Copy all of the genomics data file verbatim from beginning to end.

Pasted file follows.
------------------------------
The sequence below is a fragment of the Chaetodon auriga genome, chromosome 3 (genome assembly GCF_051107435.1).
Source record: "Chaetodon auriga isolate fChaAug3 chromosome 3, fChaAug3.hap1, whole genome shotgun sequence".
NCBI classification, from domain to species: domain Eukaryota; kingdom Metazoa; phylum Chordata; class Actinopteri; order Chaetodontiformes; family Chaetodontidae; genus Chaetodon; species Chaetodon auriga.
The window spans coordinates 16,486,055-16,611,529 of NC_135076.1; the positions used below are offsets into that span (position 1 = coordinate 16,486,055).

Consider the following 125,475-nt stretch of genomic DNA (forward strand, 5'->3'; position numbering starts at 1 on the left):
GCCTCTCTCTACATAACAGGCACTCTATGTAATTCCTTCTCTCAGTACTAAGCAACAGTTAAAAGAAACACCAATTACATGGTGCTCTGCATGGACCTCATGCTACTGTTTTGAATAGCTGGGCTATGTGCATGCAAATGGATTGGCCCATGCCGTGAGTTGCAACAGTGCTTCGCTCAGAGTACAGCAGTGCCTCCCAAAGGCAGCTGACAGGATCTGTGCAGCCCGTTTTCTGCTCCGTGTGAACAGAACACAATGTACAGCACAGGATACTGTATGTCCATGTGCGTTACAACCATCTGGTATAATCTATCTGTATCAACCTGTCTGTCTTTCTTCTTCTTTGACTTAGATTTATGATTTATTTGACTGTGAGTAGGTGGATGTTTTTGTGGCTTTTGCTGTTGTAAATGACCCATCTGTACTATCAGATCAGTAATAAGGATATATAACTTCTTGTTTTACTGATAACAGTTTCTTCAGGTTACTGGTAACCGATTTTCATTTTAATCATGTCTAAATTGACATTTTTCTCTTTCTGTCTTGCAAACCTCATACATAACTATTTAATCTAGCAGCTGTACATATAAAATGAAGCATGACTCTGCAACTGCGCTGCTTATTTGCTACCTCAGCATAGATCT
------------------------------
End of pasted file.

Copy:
The sequence below is a fragment of the Chaetodon auriga genome, chromosome 3 (genome assembly GCF_051107435.1).
Source record: "Chaetodon auriga isolate fChaAug3 chromosome 3, fChaAug3.hap1, whole genome shotgun sequence".
NCBI classification, from domain to species: domain Eukaryota; kingdom Metazoa; phylum Chordata; class Actinopteri; order Chaetodontiformes; family Chaetodontidae; genus Chaetodon; species Chaetodon auriga.
The window spans coordinates 16,486,055-16,611,529 of NC_135076.1; the positions used below are offsets into that span (position 1 = coordinate 16,486,055).

Consider the following 125,475-nt stretch of genomic DNA (forward strand, 5'->3'; position numbering starts at 1 on the left):
GCCTCTCTCTACATAACAGGCACTCTATGTAATTCCTTCTCTCAGTACTAAGCAACAGTTAAAAGAAACACCAATTACATGGTGCTCTGCATGGACCTCATGCTACTGTTTTGAATAGCTGGGCTATGTGCATGCAAATGGATTGGCCCATGCCGTGAGTTGCAACAGTGCTTCGCTCAGAGTACAGCAGTGCCTCCCAAAGGCAGCTGACAGGATCTGTGCAGCCCGTTTTCTGCTCCGTGTGAACAGAACACAATGTACAGCACAGGATACTGTATGTCCATGTGCGTTACAACCATCTGGTATAATCTATCTGTATCAACCTGTCTGTCTTTCTTCTTCTTTGACTTAGATTTATGATTTATTTGACTGTGAGTAGGTGGATGTTTTTGTGGCTTTTGCTGTTGTAAATGACCCATCTGTACTATCAGATCAGTAATAAGGATATATAACTTCTTGTTTTACTGATAACAGTTTCTTCAGGTTACTGGTAACCGATTTTCATTTTAATCATGTCTAAATTGACATTTTTCTCTTTCTGTCTTGCAAACCTCATACATAACTATTTAATCTAGCAGCTGTACATATAAAATGAAGCATGACTCTGCAACTGCGCTGCTTATTTGCTACCTCAGCATAGATCT